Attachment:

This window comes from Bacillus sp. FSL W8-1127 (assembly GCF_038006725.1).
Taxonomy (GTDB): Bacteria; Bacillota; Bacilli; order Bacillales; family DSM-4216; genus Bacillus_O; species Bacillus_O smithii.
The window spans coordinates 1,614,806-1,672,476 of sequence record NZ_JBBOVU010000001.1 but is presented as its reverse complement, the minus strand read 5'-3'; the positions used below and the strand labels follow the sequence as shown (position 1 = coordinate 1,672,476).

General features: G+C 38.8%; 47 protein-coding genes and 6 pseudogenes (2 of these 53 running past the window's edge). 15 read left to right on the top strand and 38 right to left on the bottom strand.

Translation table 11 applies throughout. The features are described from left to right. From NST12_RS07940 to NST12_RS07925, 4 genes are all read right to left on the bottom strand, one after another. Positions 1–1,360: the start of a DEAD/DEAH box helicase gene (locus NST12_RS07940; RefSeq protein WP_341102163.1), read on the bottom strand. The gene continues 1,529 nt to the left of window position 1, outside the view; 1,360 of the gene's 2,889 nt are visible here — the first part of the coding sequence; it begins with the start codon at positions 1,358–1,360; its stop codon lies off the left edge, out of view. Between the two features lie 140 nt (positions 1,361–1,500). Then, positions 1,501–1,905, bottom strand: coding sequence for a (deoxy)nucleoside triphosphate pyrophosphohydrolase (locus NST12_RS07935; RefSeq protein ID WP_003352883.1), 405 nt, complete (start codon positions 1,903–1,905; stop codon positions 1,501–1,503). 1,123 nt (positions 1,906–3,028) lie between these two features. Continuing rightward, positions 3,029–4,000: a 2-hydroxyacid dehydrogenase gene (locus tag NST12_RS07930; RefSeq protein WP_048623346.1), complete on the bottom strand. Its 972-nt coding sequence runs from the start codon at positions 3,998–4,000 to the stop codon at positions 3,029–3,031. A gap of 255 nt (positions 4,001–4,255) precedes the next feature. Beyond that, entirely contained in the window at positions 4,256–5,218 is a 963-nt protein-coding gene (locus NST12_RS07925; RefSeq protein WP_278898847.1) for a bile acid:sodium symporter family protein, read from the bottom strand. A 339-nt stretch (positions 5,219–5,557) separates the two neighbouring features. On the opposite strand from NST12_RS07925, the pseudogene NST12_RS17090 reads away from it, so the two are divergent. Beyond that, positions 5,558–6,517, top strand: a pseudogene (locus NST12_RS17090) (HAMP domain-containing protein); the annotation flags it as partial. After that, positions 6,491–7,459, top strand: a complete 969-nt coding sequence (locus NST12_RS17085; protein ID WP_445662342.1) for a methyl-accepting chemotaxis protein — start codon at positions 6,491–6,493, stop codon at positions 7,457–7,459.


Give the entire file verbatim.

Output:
This window comes from Bacillus sp. FSL W8-1127 (assembly GCF_038006725.1).
Taxonomy (GTDB): Bacteria; Bacillota; Bacilli; order Bacillales; family DSM-4216; genus Bacillus_O; species Bacillus_O smithii.
The window spans coordinates 1,614,806-1,672,476 of sequence record NZ_JBBOVU010000001.1 but is presented as its reverse complement, the minus strand read 5'-3'; the positions used below and the strand labels follow the sequence as shown (position 1 = coordinate 1,672,476).

General features: G+C 38.8%; 47 protein-coding genes and 6 pseudogenes (2 of these 53 running past the window's edge). 15 read left to right on the top strand and 38 right to left on the bottom strand.

Translation table 11 applies throughout. The features are described from left to right. From NST12_RS07940 to NST12_RS07925, 4 genes are all read right to left on the bottom strand, one after another. Positions 1–1,360: the start of a DEAD/DEAH box helicase gene (locus NST12_RS07940; RefSeq protein WP_341102163.1), read on the bottom strand. The gene continues 1,529 nt to the left of window position 1, outside the view; 1,360 of the gene's 2,889 nt are visible here — the first part of the coding sequence; it begins with the start codon at positions 1,358–1,360; its stop codon lies off the left edge, out of view. Between the two features lie 140 nt (positions 1,361–1,500). Then, positions 1,501–1,905, bottom strand: coding sequence for a (deoxy)nucleoside triphosphate pyrophosphohydrolase (locus NST12_RS07935; RefSeq protein ID WP_003352883.1), 405 nt, complete (start codon positions 1,903–1,905; stop codon positions 1,501–1,503). 1,123 nt (positions 1,906–3,028) lie between these two features. Continuing rightward, positions 3,029–4,000: a 2-hydroxyacid dehydrogenase gene (locus tag NST12_RS07930; RefSeq protein WP_048623346.1), complete on the bottom strand. Its 972-nt coding sequence runs from the start codon at positions 3,998–4,000 to the stop codon at positions 3,029–3,031. A gap of 255 nt (positions 4,001–4,255) precedes the next feature. Beyond that, entirely contained in the window at positions 4,256–5,218 is a 963-nt protein-coding gene (locus NST12_RS07925; RefSeq protein WP_278898847.1) for a bile acid:sodium symporter family protein, read from the bottom strand. A 339-nt stretch (positions 5,219–5,557) separates the two neighbouring features. On the opposite strand from NST12_RS07925, the pseudogene NST12_RS17090 reads away from it, so the two are divergent. Beyond that, positions 5,558–6,517, top strand: a pseudogene (locus NST12_RS17090) (HAMP domain-containing protein); the annotation flags it as partial. After that, positions 6,491–7,459, top strand: a complete 969-nt coding sequence (locus NST12_RS17085; protein ID WP_445662342.1) for a methyl-accepting chemotaxis protein — start codon at positions 6,491–6,493, stop codon at positions 7,457–7,459.